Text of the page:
Epworth Sleepiness Scale

 download a Epworth Sleepiness Scale in PDF format

The Epworth Sleepiness Scale (ESS) is a scale intended to measure daytime sleepiness by the use of a very short questionnaire. This can be helpful in diagnosing sleep disorder. It was introduced in 1991 by Dr Murray Johns of Epworth Hospital in Melbourne, Australia.


How likely are you to doze off or fall asleep in the following situations, in contrast to feeling just tired?


This refers to your usual way of life in recent times. Even if you haven’t done some of these things recently, try to work out how they would have affected you.

Use the following scale to choose the most appropriate number for each situation:

0 = would never doze

1 = slight chance of dozing

2 = moderate chance of dozing

3 = high chance of dozing

It is important that you answer each question as best you can. Situation Chance of Dozing (0-3)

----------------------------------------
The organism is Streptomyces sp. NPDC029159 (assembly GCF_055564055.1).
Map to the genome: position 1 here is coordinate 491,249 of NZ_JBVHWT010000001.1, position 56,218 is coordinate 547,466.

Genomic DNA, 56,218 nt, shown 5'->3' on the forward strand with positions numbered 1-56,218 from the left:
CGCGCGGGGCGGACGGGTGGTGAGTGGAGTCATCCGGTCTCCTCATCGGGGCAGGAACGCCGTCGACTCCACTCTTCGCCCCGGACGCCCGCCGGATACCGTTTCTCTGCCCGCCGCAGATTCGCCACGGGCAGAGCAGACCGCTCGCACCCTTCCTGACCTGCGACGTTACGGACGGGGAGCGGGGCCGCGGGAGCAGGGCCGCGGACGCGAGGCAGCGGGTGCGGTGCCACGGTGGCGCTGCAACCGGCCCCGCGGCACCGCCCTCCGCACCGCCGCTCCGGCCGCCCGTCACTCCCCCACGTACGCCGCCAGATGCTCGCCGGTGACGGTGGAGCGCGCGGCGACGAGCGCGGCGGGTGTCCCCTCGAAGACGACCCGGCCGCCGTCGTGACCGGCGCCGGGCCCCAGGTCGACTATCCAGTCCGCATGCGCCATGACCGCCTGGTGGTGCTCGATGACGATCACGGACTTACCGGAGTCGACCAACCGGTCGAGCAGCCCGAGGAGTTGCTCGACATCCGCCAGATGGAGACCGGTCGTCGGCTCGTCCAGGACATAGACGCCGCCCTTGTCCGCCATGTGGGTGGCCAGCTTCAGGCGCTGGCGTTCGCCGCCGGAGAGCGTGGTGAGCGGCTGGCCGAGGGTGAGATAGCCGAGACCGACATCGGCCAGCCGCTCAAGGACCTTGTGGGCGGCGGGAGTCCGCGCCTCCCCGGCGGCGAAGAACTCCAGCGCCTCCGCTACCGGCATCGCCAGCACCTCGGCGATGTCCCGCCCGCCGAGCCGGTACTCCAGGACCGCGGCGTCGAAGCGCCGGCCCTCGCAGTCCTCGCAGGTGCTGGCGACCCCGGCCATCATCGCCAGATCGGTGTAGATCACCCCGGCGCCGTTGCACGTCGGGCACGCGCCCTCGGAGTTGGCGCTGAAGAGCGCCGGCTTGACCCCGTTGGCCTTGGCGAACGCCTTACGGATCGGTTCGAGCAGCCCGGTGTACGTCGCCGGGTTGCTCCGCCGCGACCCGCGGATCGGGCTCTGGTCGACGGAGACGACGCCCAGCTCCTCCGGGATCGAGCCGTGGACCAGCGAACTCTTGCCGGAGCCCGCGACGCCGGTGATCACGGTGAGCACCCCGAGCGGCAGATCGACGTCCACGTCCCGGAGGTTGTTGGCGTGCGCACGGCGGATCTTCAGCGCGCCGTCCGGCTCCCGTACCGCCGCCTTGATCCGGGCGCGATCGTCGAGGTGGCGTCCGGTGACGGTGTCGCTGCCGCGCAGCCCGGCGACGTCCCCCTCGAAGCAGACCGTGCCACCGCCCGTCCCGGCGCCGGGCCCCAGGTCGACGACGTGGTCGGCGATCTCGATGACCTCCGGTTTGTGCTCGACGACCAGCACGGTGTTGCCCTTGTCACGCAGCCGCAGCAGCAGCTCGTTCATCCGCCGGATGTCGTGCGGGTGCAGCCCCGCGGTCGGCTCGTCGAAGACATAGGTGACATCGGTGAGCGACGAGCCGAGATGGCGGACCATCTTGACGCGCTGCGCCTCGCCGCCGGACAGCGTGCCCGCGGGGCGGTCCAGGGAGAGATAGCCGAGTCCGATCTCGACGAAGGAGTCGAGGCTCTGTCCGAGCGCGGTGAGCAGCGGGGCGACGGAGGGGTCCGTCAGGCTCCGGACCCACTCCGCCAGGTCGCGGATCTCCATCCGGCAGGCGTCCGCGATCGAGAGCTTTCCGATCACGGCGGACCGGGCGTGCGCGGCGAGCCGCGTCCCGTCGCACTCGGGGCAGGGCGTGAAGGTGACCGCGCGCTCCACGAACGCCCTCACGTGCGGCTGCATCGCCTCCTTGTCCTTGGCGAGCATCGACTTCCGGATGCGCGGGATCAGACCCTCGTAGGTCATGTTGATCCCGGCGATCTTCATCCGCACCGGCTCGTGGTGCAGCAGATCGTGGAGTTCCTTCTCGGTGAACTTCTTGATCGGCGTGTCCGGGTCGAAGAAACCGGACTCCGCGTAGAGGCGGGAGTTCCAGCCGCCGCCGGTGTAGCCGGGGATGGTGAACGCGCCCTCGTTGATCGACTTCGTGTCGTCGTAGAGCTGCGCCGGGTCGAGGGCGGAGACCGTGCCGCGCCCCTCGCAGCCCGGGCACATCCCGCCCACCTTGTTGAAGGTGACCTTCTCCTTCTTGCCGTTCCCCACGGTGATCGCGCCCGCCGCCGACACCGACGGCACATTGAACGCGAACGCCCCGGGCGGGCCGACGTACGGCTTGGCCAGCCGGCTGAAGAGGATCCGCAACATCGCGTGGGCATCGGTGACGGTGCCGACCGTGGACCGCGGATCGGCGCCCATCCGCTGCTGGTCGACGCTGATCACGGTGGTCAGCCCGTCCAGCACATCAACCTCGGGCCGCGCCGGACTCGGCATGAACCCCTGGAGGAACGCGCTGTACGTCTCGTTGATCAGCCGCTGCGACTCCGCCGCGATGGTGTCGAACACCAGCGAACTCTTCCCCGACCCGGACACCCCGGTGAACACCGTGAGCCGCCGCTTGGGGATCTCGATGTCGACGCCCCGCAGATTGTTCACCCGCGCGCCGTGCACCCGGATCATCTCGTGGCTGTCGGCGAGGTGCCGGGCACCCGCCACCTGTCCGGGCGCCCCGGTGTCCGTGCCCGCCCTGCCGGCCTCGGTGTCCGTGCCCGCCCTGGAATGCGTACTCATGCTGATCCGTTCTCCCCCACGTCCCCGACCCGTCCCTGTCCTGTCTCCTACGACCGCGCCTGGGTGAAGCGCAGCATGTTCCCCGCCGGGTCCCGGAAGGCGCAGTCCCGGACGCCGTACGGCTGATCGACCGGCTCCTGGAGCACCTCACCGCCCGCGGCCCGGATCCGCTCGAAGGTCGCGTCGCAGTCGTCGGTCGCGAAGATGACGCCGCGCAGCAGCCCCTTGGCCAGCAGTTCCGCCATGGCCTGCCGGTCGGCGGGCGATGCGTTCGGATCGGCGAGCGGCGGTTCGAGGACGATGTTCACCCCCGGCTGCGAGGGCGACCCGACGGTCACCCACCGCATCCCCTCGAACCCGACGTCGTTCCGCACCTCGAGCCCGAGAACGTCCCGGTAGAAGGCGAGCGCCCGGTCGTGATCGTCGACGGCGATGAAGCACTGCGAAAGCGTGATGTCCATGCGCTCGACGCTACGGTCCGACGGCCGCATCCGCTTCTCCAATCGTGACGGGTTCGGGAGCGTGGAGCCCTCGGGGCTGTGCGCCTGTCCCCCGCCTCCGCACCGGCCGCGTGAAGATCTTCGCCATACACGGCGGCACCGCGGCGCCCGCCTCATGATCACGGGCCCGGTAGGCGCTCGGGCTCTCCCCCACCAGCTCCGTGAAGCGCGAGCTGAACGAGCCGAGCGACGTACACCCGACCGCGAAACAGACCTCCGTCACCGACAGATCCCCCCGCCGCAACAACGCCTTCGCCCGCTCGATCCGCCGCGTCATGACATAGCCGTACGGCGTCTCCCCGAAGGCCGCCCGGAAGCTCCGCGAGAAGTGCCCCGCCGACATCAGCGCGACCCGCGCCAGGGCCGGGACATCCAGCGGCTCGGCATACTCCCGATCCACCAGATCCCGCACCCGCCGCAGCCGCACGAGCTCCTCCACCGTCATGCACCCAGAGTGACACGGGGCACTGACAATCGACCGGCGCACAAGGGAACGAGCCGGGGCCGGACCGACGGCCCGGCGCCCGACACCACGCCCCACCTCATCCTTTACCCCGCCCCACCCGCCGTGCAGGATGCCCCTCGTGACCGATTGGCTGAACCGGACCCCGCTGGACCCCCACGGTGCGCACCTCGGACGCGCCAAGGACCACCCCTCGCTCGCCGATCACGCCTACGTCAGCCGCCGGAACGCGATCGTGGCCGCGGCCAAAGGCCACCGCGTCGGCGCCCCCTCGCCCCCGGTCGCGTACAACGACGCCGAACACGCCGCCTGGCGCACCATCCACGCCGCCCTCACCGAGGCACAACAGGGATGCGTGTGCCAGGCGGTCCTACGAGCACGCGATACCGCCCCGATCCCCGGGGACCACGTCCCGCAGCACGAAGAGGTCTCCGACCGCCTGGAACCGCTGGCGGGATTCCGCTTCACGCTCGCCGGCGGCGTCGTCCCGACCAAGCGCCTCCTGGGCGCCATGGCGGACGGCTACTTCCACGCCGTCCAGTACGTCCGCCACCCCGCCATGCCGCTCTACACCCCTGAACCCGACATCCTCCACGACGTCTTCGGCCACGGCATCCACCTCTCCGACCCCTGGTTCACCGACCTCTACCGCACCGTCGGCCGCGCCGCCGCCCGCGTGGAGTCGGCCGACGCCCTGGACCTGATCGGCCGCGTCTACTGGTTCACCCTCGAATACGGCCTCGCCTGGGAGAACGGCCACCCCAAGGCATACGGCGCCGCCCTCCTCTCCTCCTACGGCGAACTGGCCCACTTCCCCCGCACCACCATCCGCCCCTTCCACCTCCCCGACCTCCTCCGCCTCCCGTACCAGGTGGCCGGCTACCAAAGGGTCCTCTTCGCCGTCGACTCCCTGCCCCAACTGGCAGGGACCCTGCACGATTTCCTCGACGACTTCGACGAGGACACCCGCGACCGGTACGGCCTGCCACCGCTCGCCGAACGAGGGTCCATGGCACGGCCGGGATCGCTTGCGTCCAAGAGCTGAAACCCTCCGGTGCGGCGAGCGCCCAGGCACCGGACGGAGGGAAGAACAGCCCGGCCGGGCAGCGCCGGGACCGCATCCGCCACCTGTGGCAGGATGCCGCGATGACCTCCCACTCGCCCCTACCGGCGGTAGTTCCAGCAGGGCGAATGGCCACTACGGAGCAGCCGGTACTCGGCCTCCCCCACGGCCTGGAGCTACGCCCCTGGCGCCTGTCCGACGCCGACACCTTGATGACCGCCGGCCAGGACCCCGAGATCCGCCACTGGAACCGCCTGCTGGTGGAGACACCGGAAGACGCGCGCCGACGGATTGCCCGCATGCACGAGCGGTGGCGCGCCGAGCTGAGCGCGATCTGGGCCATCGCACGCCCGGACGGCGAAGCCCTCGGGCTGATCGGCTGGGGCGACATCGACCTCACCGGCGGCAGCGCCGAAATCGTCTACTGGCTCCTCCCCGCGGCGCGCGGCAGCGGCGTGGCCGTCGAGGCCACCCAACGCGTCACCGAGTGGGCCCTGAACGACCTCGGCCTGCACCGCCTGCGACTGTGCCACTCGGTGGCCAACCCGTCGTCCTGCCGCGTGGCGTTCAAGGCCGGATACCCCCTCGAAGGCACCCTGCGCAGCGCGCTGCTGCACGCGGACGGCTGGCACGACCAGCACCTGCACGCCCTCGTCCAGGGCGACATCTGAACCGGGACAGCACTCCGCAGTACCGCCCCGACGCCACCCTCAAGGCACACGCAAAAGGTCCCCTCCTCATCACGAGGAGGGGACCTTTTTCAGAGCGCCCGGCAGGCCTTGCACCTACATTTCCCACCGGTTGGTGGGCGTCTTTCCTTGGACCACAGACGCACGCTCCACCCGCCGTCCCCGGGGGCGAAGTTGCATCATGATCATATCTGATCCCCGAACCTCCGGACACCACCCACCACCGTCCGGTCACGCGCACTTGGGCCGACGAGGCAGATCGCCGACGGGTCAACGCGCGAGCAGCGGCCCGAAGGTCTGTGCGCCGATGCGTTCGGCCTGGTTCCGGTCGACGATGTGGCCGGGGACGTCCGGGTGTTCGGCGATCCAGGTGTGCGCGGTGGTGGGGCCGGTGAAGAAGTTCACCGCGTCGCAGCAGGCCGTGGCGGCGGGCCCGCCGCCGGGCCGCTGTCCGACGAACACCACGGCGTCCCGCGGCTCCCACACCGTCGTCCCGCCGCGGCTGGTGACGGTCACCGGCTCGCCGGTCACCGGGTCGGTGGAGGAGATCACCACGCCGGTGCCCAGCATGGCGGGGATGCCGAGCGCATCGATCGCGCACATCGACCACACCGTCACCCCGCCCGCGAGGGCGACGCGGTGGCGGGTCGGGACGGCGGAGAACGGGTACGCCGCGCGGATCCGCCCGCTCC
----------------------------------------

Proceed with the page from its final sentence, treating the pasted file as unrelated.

Sitting and reading


Watching TV


Sitting, inactive in a public place (e.g. a theatre or a meeting)


As a passenger in a car for an hour without a break


Lying down to rest in the afternoon when circumstances permit


Sitting and talking to someone


Sitting quietly after a lunch without alcohol


In a car, while stopped for a few minutes in the traffic

                                                              Total Score

A score of 10 or more is considered sleepy. A score of 18 or more is very sleepy. If you score 10 or more on this test, you should consider whether you are obtaining adequate sleep, need to improve your sleep hygiene and/or need to see a sleep specialist. These issues should be discussed with your personal physician.

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